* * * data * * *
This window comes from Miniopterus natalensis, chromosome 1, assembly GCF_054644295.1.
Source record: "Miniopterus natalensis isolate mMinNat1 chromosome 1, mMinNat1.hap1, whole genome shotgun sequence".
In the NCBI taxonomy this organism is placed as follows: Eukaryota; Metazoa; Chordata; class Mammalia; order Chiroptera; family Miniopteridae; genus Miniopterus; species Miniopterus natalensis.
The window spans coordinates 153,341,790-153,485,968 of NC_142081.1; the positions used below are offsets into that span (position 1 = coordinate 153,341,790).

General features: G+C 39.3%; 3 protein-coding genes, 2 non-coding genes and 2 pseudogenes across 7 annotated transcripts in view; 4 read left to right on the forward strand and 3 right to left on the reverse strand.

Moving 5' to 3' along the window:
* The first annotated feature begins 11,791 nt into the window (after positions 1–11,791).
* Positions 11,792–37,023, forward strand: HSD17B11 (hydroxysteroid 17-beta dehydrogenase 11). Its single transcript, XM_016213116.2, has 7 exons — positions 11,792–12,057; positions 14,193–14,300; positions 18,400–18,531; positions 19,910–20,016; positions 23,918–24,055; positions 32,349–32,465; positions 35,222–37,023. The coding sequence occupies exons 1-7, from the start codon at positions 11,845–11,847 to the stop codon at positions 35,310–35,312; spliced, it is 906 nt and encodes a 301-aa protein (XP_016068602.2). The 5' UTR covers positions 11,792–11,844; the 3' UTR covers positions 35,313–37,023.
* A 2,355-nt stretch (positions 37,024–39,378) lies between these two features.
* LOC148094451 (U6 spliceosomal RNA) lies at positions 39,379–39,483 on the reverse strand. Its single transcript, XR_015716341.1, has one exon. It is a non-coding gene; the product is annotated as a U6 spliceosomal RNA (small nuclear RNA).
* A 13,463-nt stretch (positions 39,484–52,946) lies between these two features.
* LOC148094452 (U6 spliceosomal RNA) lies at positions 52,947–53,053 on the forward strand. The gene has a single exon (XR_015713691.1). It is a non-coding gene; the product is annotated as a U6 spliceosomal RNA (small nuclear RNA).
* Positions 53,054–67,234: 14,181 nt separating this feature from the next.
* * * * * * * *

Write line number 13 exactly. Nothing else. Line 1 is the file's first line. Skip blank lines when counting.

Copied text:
* Positions 53,054–67,234: 14,181 nt separating this feature from the next.